Greenspan Says U.S. Debt Crisis “Imminent”; Urges Congress to End Bush-Era Tax Cuts
Alan Greenspan, former chairman of the US Federal Reserve, has stepped up calls for Congress to allow the Bush-era tax cuts, which benefited mainly rich Americans, to expire, the Wall Street Journal reports.
Greenspan appeared Sunday on NBC’s “Meet the Press” and opined that the risk of a US debt crisis was too big not to do away with the Bush cuts. The US national debt is currently around $14,275,000,000,000 and growing by a mind-blowing $864 million every day. Much of the money is, ironically, borrowed from China in order to buy expensive military hardware designed, in part, to counter China’s rise. It is a ludicrous situation that is threatening to bankrupt the country.
Greenspan is very worried about a debilitating debt crisis. “The crisis is so imminent and so difficult that I think we have to allow the so-called Bush tax cuts to expire,” he said.
The US Treasury estimates that permanently extending the tax cuts, which most Republicans want to do, will cost $3.6 trillion over the next decade. And while most progressives rally around the cry of “tax the rich,” raising taxes on only the top income earners would merely reduce that $3.6 trillion to $2.9 trillion, the White House says.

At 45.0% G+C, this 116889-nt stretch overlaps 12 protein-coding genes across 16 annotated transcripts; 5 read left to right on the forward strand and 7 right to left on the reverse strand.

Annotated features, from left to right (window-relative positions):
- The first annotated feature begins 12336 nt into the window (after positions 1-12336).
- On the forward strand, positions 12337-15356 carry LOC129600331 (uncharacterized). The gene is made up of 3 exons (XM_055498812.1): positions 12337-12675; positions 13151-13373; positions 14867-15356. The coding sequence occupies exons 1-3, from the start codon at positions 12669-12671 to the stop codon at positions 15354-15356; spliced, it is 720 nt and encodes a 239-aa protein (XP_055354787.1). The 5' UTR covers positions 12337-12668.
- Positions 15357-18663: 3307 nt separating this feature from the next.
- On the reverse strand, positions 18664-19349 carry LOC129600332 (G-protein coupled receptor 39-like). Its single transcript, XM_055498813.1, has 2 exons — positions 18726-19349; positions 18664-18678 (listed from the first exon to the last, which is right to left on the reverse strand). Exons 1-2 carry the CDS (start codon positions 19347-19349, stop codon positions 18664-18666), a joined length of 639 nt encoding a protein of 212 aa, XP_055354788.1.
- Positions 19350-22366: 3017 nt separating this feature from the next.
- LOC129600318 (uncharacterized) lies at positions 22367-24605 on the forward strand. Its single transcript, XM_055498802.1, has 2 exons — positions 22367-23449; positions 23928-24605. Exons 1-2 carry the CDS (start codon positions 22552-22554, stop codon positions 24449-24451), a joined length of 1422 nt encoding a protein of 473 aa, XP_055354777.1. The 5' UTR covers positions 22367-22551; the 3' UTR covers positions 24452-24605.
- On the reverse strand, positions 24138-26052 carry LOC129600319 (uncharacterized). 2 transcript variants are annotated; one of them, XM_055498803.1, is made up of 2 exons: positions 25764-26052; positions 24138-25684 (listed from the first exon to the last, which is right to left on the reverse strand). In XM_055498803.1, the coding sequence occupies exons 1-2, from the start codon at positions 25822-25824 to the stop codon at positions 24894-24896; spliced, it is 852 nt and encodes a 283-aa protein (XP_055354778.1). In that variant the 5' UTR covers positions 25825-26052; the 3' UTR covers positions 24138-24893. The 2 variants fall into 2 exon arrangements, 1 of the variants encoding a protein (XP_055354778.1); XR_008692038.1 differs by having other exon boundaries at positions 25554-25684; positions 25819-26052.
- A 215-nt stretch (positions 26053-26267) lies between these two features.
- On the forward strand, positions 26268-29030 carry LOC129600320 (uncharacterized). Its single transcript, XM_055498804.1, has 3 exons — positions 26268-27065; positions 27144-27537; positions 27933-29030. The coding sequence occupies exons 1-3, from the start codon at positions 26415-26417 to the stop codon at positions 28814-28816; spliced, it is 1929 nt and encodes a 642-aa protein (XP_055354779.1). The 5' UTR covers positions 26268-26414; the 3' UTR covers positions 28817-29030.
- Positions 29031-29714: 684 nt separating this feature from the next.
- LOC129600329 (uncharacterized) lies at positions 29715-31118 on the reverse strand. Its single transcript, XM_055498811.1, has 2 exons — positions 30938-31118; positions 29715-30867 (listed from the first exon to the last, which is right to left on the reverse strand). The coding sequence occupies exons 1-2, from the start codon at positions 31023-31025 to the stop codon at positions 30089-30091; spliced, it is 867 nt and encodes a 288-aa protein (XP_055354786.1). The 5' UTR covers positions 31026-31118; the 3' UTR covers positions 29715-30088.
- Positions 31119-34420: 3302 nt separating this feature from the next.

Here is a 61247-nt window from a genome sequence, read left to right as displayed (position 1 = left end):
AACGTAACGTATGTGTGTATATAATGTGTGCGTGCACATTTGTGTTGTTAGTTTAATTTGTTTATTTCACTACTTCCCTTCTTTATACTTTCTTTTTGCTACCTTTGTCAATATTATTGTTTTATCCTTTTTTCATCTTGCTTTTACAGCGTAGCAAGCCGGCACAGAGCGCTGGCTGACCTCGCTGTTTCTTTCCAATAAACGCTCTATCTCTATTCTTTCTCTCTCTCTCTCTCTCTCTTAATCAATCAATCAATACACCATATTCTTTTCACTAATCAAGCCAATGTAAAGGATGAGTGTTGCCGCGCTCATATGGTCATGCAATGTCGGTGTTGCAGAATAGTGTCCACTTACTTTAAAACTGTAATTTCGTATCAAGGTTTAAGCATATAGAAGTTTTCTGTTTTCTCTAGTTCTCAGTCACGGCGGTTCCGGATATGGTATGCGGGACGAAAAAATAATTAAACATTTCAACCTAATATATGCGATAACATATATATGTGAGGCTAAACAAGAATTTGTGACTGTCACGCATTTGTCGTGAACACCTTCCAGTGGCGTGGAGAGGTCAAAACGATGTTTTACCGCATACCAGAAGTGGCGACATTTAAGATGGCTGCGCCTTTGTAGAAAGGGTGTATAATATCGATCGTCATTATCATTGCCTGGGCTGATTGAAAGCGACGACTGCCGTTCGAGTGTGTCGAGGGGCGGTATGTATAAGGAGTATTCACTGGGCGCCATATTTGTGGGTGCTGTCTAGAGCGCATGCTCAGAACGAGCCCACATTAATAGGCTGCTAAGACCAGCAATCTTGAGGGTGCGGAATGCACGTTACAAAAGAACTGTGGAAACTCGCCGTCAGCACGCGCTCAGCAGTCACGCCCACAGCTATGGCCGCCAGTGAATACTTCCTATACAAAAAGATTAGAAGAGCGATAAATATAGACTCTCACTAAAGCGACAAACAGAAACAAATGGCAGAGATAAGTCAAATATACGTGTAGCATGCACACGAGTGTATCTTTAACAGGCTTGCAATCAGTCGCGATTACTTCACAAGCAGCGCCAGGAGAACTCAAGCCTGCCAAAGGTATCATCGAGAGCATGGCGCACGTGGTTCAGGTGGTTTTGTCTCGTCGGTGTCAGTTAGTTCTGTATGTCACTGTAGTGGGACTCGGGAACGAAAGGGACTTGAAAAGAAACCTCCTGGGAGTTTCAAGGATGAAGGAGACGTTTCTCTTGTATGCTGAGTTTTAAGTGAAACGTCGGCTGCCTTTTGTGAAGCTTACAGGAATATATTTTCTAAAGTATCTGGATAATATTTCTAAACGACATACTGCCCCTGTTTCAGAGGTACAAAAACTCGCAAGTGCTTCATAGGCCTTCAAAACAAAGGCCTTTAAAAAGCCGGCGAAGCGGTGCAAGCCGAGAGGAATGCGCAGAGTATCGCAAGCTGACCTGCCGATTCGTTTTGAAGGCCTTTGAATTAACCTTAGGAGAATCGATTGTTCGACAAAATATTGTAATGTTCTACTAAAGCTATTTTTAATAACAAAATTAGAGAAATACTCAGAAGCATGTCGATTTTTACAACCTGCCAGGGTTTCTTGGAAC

The solution? Greenspan says everyone should pay higher taxes.
According to the Wall Street Journal, the International Monetary Fund (IMF) has expressed concerns that the failure of the United States to reduce its budget deficit could result in the bond market losing confidence in its ability to do so, resulting in higher interest rates and the increased prospect of global economic destabilization.
Still, Greenspan told ABC that he was “far more optimistic” that the US will solve its fiscal problems than he was months ago.
Last August, Greenspan appeared on “Meet the Press” and refuted the conservative notion that tax cuts pay for themselves through increased economic activity, including higher consumer spending and business hiring. “They do not,” he said, slamming the US policy of funding spending programs by slashing taxes and borrowing money. “And at the end of the day that proves disastrous,” he said. “My view is I don’t think we can play subtle policy here.”
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